Innovations in drugs, devices, and procedures are causing payers to rethink their traditional approaches to product coverage and reimbursement and how to define and measure the “value” of these products overall.
Next-generation, ultra high-cost drug therapies (e.g. gene and cell therapies) offer the promise of durable effects with only a single application, yet can cost hundreds of thousands to millions of dollars per dose. To mitigate against the financial risk of these therapies, payers are starting to embrace new financing models with life sciences manufacturers—with value-based contracts and performance-based agreements finally gaining traction after years of promised potential.
However, payers participating in these agreements are just starting to address the burdensome real-world data collection needed to demonstrate outcomes and proof of “value.” Payers also just starting to evolve how they evaluate these products. Today, most payers still view next-gen treatments through the same framework used for traditional small-molecule drugs: strictly evaluating safety and efficacy over a short time horizon (typically 1-2 years) based on limited data from a pivotal randomized controlled trial (RCT). Yet for many curative or durable therapies, safety and efficacy can only be established after a long period of time. Further, many payers have yet to incorporate critical data like patient experiences or quality-of-life measures in their value assessments, which can provide additional insight into treatment success.
For medical devices, payers are continuing to encourage providers to adopt value-based payments that carry downside risk like bundled or capitated payment. Providers that participate in these risk-based contracts will pay greater attention to the cost and quality impact that devices and supplies have on procedures, with the goal of selecting products that offer the greatest outcomes and savings across an episode of care. Just as payers have trouble quantifying the value of next-gen therapies, providers that participate in risk-based contracts with payers similarly struggle to quantify the long-term outcomes associated with device use.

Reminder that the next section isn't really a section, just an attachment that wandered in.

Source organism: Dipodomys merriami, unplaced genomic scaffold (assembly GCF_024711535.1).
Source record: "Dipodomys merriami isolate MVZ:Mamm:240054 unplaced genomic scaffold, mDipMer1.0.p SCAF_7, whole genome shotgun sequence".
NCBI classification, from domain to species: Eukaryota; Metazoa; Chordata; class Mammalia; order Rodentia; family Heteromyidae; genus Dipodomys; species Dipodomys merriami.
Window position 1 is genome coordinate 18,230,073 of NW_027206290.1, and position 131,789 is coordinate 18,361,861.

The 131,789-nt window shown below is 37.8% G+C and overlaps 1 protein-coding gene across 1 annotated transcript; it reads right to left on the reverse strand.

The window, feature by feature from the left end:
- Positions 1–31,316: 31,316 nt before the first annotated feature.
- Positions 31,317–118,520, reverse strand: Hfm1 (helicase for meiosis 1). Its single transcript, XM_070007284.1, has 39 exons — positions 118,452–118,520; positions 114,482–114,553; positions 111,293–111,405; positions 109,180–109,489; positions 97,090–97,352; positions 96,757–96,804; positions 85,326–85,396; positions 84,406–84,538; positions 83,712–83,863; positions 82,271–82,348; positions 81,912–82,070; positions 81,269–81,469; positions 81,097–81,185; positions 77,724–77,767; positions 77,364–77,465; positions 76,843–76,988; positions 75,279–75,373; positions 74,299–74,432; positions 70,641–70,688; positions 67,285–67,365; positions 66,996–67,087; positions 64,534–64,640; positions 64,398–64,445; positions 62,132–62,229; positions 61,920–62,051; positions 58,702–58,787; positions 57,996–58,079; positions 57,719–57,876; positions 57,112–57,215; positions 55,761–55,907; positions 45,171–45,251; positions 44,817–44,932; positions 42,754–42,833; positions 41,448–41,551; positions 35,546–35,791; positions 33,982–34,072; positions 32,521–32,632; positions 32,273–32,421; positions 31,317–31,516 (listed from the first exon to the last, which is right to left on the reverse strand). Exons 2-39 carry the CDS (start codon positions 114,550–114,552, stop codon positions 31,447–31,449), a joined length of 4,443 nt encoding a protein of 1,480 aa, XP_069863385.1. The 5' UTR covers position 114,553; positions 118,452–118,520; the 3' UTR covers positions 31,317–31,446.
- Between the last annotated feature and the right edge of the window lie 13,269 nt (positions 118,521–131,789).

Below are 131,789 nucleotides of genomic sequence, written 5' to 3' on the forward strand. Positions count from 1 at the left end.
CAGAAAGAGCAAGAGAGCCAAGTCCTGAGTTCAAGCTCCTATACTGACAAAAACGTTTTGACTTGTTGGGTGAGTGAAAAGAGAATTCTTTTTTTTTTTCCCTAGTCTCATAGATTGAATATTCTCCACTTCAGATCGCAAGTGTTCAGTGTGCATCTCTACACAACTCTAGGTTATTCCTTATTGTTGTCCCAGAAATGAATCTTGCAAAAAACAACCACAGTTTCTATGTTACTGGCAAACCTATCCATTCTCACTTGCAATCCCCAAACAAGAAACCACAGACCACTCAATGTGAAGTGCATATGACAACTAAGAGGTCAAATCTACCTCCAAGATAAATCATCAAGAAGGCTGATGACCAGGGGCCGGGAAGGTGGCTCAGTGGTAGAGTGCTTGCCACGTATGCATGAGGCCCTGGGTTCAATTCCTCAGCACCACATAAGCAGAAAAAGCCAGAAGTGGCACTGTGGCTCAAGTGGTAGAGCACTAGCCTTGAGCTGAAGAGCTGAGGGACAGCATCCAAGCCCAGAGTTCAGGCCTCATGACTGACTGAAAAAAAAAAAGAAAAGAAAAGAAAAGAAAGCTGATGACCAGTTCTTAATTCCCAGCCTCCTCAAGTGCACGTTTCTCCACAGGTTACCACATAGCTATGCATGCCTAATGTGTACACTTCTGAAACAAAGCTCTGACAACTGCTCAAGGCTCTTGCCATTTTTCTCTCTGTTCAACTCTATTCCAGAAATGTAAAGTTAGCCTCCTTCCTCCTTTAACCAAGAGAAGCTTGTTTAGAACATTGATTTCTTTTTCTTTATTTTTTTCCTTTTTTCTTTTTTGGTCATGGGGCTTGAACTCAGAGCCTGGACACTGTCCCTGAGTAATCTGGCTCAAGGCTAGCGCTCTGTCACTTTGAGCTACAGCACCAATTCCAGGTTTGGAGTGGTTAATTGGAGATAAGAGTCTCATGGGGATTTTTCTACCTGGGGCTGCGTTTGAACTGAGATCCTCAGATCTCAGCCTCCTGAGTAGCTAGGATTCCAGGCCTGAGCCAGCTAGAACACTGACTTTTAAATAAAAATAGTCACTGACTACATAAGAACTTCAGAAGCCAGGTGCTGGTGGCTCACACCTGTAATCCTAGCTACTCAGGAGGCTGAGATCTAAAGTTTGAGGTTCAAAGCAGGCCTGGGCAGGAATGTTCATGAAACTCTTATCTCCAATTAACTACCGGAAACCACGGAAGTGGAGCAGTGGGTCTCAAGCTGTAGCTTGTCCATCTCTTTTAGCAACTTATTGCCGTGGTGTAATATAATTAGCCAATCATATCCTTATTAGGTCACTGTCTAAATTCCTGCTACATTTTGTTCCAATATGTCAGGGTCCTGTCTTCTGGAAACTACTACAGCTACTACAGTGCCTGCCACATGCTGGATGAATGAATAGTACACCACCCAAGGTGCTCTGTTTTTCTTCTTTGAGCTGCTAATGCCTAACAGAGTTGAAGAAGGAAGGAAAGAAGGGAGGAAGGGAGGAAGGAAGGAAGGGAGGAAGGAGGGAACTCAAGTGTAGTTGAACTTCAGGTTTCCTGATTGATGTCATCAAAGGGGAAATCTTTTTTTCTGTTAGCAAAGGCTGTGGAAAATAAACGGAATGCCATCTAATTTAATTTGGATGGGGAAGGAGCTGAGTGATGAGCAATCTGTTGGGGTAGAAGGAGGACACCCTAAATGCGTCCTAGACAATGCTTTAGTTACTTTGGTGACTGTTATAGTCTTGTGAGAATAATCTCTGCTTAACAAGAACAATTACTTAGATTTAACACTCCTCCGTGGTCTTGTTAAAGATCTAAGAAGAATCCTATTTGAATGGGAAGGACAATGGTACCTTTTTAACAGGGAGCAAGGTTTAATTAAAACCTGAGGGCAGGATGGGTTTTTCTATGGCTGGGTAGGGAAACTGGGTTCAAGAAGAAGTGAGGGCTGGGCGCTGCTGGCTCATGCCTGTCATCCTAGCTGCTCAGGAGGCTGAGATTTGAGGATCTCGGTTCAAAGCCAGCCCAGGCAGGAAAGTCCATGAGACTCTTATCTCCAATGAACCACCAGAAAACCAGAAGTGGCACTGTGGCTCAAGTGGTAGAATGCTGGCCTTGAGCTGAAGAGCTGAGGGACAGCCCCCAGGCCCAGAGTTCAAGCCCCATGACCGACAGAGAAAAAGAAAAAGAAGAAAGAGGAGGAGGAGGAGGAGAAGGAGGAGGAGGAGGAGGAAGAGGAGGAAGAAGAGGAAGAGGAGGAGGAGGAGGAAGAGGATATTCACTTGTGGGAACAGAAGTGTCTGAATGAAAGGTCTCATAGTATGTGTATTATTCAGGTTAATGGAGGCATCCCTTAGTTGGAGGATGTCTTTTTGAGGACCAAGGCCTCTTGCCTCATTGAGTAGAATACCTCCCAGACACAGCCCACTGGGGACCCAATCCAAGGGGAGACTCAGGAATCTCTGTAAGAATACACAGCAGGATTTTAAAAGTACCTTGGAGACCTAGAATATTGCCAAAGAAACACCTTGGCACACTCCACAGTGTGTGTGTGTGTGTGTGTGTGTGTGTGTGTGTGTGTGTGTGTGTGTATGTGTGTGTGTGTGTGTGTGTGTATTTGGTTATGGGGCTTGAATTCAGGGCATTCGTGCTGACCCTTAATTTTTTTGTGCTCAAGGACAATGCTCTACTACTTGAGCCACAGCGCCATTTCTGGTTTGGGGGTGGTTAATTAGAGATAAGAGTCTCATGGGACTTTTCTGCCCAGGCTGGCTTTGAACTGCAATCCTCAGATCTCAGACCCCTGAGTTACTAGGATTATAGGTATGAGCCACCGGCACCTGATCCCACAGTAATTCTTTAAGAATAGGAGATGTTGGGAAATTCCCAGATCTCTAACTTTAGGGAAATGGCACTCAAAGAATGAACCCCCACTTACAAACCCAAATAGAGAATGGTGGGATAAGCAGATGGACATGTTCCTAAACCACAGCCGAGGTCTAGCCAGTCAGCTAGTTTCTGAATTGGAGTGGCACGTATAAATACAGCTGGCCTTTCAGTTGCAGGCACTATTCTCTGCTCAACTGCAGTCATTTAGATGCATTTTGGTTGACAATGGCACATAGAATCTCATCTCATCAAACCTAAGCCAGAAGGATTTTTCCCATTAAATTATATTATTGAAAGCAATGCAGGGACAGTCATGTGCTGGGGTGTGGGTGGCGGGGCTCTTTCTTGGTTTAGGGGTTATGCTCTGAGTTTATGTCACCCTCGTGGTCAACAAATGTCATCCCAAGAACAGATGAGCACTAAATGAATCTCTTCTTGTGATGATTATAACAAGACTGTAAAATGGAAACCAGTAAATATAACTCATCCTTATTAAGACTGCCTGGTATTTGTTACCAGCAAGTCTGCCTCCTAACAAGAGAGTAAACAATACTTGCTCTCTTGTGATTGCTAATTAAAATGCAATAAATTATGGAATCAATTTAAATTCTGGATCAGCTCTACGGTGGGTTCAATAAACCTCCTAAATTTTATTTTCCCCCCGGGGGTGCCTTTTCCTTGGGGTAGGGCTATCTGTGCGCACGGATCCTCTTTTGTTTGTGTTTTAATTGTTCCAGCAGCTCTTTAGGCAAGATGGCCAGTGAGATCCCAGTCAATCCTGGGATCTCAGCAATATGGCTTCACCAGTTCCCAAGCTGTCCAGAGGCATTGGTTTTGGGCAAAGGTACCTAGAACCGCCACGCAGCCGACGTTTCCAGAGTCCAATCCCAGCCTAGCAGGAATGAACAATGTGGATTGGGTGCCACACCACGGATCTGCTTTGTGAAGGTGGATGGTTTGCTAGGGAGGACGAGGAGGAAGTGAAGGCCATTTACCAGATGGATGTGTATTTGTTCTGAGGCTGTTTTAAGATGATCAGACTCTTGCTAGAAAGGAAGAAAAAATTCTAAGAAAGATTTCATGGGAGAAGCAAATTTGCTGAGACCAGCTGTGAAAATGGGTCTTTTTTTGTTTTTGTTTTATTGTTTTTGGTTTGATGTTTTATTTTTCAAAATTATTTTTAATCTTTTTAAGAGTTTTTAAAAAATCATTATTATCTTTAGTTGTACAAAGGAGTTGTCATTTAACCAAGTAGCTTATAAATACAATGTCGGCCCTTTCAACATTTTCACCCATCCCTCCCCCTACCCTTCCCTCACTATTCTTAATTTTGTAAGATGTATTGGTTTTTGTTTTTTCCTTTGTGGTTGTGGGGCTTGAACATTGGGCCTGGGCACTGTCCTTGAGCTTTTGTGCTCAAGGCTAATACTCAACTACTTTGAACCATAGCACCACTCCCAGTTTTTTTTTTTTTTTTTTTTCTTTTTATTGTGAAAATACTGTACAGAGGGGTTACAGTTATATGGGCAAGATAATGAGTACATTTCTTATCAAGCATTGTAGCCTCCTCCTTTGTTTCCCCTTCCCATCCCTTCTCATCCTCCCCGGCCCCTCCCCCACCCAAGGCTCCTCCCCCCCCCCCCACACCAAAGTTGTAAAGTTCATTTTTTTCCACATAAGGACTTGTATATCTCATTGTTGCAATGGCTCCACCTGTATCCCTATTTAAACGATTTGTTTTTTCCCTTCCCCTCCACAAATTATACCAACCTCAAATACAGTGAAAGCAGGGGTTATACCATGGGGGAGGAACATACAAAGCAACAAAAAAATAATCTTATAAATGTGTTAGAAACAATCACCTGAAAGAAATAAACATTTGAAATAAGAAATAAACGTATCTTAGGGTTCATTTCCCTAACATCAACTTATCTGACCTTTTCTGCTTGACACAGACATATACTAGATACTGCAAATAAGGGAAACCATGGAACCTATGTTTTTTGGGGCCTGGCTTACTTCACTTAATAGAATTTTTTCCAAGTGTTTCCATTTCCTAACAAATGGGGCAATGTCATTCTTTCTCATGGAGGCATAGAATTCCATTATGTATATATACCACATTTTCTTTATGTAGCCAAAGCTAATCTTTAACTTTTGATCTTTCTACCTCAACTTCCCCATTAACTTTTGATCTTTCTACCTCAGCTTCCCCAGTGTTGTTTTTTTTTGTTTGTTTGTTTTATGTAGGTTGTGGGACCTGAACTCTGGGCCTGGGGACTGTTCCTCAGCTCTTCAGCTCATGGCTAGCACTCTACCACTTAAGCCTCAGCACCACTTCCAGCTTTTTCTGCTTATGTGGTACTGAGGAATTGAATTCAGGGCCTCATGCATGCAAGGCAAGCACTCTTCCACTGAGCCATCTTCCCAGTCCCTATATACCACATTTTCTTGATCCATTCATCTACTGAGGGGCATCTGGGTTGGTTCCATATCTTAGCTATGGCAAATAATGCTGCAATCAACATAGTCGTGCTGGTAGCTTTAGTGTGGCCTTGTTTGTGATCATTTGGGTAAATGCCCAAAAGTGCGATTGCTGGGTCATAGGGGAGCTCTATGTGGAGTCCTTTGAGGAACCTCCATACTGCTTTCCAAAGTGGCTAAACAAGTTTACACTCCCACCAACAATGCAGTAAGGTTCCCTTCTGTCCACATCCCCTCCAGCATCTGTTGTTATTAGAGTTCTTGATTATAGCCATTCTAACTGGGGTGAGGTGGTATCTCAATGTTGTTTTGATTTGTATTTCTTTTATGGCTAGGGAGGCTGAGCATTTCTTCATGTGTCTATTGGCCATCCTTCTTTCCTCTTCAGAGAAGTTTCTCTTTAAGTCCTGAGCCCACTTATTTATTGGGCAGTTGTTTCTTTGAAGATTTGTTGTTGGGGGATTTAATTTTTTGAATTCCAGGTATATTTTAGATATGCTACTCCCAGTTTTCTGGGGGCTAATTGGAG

Impact on life sciences
Life sciences leaders must proactively work with payers to align on meaningful metrics and outcomes for value-based contracts or innovative payment models.
For pharmaceutical manufacturers, starting discussions about value-based contracts post-launch is too late. By the time a drug is launched, payers look to leverage existing RCT and RWE data to inform contract design and endpoint selection. As a result, pharmaceutical leaders must work with payers early in the product lifecycle to understand what data is needed to prove treatment “value” once launched – and use that data to inform early-stage contract negotiations and agreements.
Similarly, medical device manufacturers must proactively work with provider customers to identify quality metrics that directly tie product use to savings over an episode or care.
Questions to consider
- How can we leverage our existing customer relationships to develop new, innovative contracts that encourage adoption of our products?
- Where do we have knowledge gaps about our customers’ clinical and financial priorities, and how can we fill those gaps to advance contract development?
- How can we work earlier in product development to collect data and evidence that informs early-stage contracting discussions with payers? What endpoints can we collect today, based on conversations with customers, to better inform future value-based contracts?
- How can we support payers with data collection and evidence generation? What capabilities or infrastructure can we leverage to take off additional burden, or support their own internal analysis?
- How is payers’ definition of “value” different than that of our provider customers? What will it take for us to agree with payers on a shared definition of “value” and how might that change over time?
- How can medical, HEOR, commercial, and other internal functions be involved in the development of contracts?